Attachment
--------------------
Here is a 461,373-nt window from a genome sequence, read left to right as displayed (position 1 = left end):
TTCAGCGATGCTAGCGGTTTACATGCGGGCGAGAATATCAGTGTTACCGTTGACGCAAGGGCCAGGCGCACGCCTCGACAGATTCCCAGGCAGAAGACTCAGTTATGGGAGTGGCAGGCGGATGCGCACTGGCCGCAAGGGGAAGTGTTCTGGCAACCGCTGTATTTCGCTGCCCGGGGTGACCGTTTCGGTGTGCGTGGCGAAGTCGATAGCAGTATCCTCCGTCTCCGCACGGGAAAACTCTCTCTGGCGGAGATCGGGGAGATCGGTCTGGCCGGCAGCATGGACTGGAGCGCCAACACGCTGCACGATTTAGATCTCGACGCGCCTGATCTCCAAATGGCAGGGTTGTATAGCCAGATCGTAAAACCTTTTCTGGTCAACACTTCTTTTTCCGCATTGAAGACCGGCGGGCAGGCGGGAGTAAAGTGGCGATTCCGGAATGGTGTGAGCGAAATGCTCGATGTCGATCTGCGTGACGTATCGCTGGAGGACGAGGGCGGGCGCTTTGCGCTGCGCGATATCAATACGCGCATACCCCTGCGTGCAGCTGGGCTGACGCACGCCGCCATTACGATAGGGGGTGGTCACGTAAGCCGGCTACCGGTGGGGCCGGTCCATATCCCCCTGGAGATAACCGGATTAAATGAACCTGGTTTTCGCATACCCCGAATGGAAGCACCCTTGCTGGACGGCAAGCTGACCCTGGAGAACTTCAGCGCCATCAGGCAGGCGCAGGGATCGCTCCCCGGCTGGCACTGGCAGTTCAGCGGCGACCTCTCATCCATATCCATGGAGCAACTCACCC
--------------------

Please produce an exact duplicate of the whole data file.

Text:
Here is a 461,373-nt window from a genome sequence, read left to right as displayed (position 1 = left end):
TTCAGCGATGCTAGCGGTTTACATGCGGGCGAGAATATCAGTGTTACCGTTGACGCAAGGGCCAGGCGCACGCCTCGACAGATTCCCAGGCAGAAGACTCAGTTATGGGAGTGGCAGGCGGATGCGCACTGGCCGCAAGGGGAAGTGTTCTGGCAACCGCTGTATTTCGCTGCCCGGGGTGACCGTTTCGGTGTGCGTGGCGAAGTCGATAGCAGTATCCTCCGTCTCCGCACGGGAAAACTCTCTCTGGCGGAGATCGGGGAGATCGGTCTGGCCGGCAGCATGGACTGGAGCGCCAACACGCTGCACGATTTAGATCTCGACGCGCCTGATCTCCAAATGGCAGGGTTGTATAGCCAGATCGTAAAACCTTTTCTGGTCAACACTTCTTTTTCCGCATTGAAGACCGGCGGGCAGGCGGGAGTAAAGTGGCGATTCCGGAATGGTGTGAGCGAAATGCTCGATGTCGATCTGCGTGACGTATCGCTGGAGGACGAGGGCGGGCGCTTTGCGCTGCGCGATATCAATACGCGCATACCCCTGCGTGCAGCTGGGCTGACGCACGCCGCCATTACGATAGGGGGTGGTCACGTAAGCCGGCTACCGGTGGGGCCGGTCCATATCCCCCTGGAGATAACCGGATTAAATGAACCTGGTTTTCGCATACCCCGAATGGAAGCACCCTTGCTGGACGGCAAGCTGACCCTGGAGAACTTCAGCGCCATCAGGCAGGCGCAGGGATCGCTCCCCGGCTGGCACTGGCAGTTCAGCGGCGACCTCTCATCCATATCCATGGAGCAACTCACCC